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on 25 May 2004
I really cannot be unbiased about this work, because it is by one of my great influences, Tim Burton. I absolutely love his best work - the dark fairy tales, such as 'Beetlejuice' and 'Sleepy Hollow' - especially my favourite animated movie of all time (alongside Aladdin, that is), 'Nightmare Before Christmas'.
I bought this book for that name. The content is exactly what I wished for - an eclectic group of disfunctional gothic characters, that while creepy, are sincerely endearing. The stories of these doomed children are of misfortune, each due to a unique hamartia, a fundamental fault (for example, Stain Boy, whose disadvantage is pretty self-explanatory - I should add that he is now the titular character in a series of animated shorts on the website AtomFilms). Each tragic tale is written in the form of rhyming verse, and each poem paints a truly disturbing vignette of a character that you will either deeply empathise with, or find vehemently repulsive (it is an odd combination that Burton pulls of effortlessly). Many might consider the work allegorical, highlighting the burden of idiosyncratic flaws that ail the outsiders of human society - others will just relish the sinister humour, sympathetic care and fervent artistry of the writing and illustrations.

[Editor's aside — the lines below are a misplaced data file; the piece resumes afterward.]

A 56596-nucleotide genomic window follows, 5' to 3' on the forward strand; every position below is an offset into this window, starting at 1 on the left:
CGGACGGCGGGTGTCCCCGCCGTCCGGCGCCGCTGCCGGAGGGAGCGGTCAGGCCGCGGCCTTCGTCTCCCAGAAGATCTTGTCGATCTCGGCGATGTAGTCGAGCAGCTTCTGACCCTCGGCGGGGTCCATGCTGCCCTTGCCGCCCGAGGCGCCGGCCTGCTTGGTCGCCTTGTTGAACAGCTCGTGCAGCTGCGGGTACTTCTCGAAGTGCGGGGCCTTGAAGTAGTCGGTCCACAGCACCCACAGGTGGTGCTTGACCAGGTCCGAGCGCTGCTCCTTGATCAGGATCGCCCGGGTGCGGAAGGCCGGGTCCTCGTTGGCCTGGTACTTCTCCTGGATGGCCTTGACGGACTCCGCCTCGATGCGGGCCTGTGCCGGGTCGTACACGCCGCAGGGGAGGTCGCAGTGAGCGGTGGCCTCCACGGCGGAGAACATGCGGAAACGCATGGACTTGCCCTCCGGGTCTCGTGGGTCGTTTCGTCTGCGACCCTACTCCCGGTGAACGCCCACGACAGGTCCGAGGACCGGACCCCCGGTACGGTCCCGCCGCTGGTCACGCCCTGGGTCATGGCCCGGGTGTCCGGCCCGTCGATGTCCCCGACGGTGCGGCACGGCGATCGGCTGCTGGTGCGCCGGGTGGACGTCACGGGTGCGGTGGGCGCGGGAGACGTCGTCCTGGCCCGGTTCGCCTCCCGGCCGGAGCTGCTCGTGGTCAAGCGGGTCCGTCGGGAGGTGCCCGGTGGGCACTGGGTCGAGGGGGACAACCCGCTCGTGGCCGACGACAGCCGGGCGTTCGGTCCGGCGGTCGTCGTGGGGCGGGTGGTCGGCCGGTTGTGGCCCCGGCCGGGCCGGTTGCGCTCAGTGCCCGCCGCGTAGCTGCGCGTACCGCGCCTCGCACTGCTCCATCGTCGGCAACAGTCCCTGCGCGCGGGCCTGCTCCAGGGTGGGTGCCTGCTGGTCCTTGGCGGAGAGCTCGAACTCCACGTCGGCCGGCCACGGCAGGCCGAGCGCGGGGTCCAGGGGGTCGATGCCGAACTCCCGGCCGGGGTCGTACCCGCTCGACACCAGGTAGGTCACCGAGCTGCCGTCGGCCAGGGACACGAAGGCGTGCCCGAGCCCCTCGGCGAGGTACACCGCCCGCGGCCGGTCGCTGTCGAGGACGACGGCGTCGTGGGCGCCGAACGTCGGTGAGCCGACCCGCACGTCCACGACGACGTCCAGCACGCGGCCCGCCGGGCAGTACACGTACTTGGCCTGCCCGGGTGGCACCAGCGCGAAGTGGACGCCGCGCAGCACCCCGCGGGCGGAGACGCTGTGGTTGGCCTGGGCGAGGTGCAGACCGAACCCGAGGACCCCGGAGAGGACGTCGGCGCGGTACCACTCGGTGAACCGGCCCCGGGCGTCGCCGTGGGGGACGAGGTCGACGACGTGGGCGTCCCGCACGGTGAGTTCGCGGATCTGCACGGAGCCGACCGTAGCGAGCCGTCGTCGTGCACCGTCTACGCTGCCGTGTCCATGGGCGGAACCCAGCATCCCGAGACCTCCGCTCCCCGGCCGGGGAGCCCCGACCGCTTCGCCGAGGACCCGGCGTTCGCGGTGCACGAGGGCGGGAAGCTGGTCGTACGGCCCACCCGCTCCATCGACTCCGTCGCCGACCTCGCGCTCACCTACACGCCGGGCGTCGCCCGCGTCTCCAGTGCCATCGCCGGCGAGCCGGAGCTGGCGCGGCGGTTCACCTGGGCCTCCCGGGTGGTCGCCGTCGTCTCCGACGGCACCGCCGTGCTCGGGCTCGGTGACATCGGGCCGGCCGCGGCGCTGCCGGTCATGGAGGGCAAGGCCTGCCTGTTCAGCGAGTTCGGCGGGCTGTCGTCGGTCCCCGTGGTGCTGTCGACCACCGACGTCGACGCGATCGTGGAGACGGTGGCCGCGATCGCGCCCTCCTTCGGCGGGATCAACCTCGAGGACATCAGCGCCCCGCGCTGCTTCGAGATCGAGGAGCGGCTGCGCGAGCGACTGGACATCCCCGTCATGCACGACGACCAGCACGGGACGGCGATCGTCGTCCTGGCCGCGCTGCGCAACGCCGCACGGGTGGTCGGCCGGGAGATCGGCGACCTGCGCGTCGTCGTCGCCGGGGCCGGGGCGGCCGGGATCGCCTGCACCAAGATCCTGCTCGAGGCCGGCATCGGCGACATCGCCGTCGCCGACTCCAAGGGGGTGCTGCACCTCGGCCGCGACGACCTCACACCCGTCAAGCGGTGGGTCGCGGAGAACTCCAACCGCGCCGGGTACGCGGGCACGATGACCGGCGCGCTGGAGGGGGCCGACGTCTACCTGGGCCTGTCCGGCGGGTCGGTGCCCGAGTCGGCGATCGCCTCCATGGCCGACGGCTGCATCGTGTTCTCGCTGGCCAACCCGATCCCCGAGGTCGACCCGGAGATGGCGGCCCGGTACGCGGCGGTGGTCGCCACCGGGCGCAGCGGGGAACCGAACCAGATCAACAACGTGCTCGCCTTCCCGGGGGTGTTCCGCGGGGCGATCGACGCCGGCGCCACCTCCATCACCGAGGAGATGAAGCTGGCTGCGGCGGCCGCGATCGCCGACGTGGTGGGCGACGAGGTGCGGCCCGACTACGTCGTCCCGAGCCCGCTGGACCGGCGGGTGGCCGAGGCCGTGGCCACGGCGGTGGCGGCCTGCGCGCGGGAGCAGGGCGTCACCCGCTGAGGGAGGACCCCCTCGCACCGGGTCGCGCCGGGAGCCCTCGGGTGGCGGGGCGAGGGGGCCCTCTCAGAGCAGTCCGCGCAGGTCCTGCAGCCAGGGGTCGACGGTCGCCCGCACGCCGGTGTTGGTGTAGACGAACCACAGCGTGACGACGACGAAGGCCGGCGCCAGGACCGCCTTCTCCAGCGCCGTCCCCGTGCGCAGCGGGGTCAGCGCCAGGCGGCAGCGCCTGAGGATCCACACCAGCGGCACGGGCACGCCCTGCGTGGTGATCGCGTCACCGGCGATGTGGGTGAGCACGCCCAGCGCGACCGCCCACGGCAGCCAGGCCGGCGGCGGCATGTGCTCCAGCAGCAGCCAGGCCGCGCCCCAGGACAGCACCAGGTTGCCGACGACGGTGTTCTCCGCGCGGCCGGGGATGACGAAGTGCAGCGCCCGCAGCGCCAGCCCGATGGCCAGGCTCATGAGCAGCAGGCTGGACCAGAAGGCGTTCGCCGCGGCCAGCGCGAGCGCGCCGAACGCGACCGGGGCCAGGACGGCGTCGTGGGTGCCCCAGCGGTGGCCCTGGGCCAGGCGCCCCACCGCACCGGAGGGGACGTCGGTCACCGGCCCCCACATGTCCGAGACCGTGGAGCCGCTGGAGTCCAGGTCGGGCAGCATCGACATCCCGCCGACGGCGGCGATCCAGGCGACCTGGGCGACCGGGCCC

The verse is well-crafted, and the watercolour paintings of the poor ailed children are evocative and deliciously haunting. I'd recommend this to any Burton fan, both adults, and children that like a bit of light-hearted horror (as I did as a child, loving 'Nightmare Before Christmas' so much in my early years). I reluctantly drop one point due to the fact that its very short, and probably not something for every mood. Also, people who don't share a delight for Burton's vision of the gloomy fairy tale should probably give this a miss. For the rest of us, this is a highly enjoyable read that will please on many levels.